Desalination as currently practiced is driven almost entirely by the combustion of fossil fuels. These fuels are in finite supply; they also pollute the air and contribute to global climate change. The whole character of human society in the 20th century in terms of its history, economics and politics has been shaped by energy obtained mostly from oil. Almost all oil produced to date is what is called conventional oil, which can be made to flow freely from wells (i.e. excluding oil from tar sands and shale). Of this vast resource, about 1600 billion barrels have so far been discovered, and just over 800 billion barrels had been used by the end of 1997. It is estimated that there may be a further 400 billion barrels of conventional oil yet to be found. With current annual global consumption of oil being approximately 25 billion barrels, and rising at 2 per cent per annum, the "business as usual" scenario would suggest that the remaining oil will be exhausted by 2050. The supply of oil will undoubtedly be boosted by an increase of supplies from unconventional sources, notably the tar sands and shale of Canada and the "Orinoco sludge" of Venezuela. This oil can only be extracted using high energy inputs, and at very high environmental costs. There will be strong political and international pressure against development of these resources, but, when world oil prices are high enough, production will inevitably increase. In theory, unconventional oil could stretch the world's oil supply by another 30 years. In practice, of course, the rate of consumption of oil will be heavily influenced by economic and many other factors, so that prediction in this area is very difficult. The political situation of two of the world's largest potential producers, Iran and Iraq, could be highly relevant to supplies as well as to the global political economy. It is clear, however, that one of the most important of the influencing factors will be the relative cost of renewable energy and how quickly the world can switch to sustainable technologies. There is nothing to gain by deferring investment in this area, and everything to lose by postponing it any longer.

While salinity or salty water, is generally used to describe and measure seawater or certain industrial wastes, we use the term total dissolved solids ("TDS") to describe water high in various salt compounds and dissolved minerals. While one could have very high total dissolved solids, and very low salinity from a chemistry standpoint, here we are talking about high TDS. Total Dissolved Solids (TDS) refers to the amount of dissolved solids (typically various compounds of salts, minerals and metals) in a given volume of water. It is expressed in parts per million (also known as milligrams per liter) and is determined by evaporating a small amount of amount of water in the lab, and weighing the remaining solids. Another way to approximately determine TDS is by measuring the conductivity of a water sample and converting the resistance in micromhos to TDS. TDS in municipally-treated waters in our area range from 90 ppm to over 1000 ppm. The most common range on city water is 200 - 400 ppm. The maximum contaminant level set by USEPA is 500 ppm. California sets its standard as 1000 ppm, probably due to the high number of ground water sources in the state. The MCL is known as a Secondary Standard and in one sense, refers to the aesthetic quality of a a given water. The higher the TDS, the less palatable the water is thought to be. Sea water ranges from 30,000 to 40,000 ppm. Many brackish ground water supplies are used around California and we have many clients whose private well water has a TDS of 1500 - 2000 ppm. In some cases the levels exceed 7000 ppm. Generally, one wants a TDS of less than 500 for household use. In our experience, it appears that folks can tolerate for general household use, soft clean water with a TDS of up to 1500 ppm. When the levels start to exceed 1500 ppm, most people start to complain of dry skin, stiff laundry, and corrosion of fixtures. White spotting and films on surfaces and fixtures is also common at these levels and can be very difficult or impossible to remove.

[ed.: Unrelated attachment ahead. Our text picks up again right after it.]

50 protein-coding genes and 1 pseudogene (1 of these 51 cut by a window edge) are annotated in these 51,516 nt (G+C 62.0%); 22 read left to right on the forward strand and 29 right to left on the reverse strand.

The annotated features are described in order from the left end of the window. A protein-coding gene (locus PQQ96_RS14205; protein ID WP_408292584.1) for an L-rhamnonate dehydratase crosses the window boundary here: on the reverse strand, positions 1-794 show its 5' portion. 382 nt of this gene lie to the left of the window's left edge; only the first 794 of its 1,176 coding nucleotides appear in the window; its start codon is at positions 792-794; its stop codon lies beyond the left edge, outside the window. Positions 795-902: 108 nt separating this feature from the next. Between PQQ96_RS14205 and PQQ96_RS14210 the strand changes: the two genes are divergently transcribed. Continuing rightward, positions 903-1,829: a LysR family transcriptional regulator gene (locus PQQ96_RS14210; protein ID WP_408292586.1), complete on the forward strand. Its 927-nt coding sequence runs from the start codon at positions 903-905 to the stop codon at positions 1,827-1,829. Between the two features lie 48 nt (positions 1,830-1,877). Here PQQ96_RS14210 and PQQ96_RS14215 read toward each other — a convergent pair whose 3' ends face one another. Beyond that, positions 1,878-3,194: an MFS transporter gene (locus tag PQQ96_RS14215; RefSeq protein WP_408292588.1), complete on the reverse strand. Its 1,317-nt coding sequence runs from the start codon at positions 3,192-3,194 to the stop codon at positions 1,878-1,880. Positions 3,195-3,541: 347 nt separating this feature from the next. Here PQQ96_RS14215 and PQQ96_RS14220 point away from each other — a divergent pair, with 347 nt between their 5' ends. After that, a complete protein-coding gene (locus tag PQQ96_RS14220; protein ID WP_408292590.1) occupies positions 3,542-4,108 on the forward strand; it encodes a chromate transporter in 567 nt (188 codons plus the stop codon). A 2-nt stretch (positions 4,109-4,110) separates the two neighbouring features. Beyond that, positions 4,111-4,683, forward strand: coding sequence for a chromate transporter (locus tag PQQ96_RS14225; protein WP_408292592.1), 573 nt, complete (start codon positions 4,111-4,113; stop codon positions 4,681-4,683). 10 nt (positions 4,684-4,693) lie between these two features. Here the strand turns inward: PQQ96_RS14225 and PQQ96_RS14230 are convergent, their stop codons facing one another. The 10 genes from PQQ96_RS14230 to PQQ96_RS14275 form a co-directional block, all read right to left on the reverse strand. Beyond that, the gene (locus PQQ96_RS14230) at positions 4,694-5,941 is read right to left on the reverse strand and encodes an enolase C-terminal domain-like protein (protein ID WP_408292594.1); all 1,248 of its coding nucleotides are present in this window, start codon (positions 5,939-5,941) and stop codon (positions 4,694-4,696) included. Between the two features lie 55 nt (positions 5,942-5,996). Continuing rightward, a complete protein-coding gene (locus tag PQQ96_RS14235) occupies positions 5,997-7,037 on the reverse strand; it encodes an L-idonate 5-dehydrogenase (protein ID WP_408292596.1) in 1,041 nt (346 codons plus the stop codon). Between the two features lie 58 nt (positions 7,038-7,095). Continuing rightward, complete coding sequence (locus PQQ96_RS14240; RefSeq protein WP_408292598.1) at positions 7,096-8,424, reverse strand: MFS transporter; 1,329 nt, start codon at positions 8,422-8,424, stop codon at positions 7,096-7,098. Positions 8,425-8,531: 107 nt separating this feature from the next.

TDS affects taste also, and waters over 500 - 600 ppm can taste poor. When the levels top 1500 ppm, most people will report the water tastes very similar to weak alka-seltzer. TDS is removed by distillation, reverse-osmosis or electrodialysis. In our area, most desalination projects, both large and small are accomplished with reverse-osmosis. Depending on the water chemistry, reverse osmosis systems are the most popular, given their low cost and ease of use. Distillers work very well also, and produce very high quality water, but require electricity and higher maintenance than reverse osmosis systems. For whole house treatment, commercial-sized reverse osmosis systems are usually the best approach. You will find a compilation of research and review articles at the end of this chapter that will provide you more in-depth information on each of the technologies covered.